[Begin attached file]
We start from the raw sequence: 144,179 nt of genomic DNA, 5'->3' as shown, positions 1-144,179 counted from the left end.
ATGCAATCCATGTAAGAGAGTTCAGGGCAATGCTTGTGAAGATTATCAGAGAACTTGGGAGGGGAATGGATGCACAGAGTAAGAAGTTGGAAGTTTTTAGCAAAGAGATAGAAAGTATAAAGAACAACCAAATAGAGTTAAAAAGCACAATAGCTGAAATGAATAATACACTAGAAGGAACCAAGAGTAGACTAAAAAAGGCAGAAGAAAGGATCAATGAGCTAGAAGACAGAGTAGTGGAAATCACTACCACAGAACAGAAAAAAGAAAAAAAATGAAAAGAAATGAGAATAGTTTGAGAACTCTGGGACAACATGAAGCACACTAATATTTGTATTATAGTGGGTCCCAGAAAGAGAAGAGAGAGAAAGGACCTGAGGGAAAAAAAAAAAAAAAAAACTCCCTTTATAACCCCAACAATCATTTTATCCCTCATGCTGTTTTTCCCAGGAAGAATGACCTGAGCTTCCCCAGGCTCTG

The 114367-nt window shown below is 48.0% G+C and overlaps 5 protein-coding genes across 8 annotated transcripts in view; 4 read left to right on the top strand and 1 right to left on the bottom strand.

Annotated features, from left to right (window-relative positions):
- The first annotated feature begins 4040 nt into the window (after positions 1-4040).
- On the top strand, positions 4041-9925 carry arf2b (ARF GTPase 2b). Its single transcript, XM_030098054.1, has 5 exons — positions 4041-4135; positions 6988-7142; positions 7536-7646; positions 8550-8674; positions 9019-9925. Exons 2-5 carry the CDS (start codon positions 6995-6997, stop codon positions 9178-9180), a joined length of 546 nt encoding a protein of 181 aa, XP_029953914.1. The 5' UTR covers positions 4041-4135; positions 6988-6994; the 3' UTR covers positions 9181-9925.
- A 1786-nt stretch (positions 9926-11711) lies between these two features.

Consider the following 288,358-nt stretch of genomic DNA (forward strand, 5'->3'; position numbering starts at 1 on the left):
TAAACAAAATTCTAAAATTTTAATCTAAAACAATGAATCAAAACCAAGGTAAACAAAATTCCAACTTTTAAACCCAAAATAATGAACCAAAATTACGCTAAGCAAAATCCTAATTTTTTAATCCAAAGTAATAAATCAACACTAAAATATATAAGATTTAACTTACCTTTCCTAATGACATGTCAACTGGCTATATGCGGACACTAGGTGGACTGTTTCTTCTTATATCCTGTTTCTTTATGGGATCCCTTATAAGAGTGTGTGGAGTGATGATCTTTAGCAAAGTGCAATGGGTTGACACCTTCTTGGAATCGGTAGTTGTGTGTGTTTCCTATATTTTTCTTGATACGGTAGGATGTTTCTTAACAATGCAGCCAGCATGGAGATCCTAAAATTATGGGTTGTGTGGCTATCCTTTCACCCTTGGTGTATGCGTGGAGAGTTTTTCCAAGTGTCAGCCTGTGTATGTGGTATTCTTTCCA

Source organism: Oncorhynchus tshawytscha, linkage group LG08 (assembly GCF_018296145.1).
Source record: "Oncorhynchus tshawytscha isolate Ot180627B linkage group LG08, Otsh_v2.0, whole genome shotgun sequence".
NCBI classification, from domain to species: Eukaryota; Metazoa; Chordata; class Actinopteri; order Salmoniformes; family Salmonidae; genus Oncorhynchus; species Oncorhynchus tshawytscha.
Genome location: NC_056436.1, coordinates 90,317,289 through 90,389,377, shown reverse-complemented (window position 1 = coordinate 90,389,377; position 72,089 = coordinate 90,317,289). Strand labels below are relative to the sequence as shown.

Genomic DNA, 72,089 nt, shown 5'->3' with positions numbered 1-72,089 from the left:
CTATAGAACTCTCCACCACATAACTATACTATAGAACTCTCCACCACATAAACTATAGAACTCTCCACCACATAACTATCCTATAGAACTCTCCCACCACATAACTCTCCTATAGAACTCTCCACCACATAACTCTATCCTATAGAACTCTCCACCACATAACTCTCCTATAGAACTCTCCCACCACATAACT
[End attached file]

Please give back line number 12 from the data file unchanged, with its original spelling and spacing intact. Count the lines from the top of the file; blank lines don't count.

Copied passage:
NCBI classification, from domain to species: Eukaryota; Metazoa; Chordata; class Actinopteri; order Salmoniformes; family Salmonidae; genus Oncorhynchus; species Oncorhynchus tshawytscha.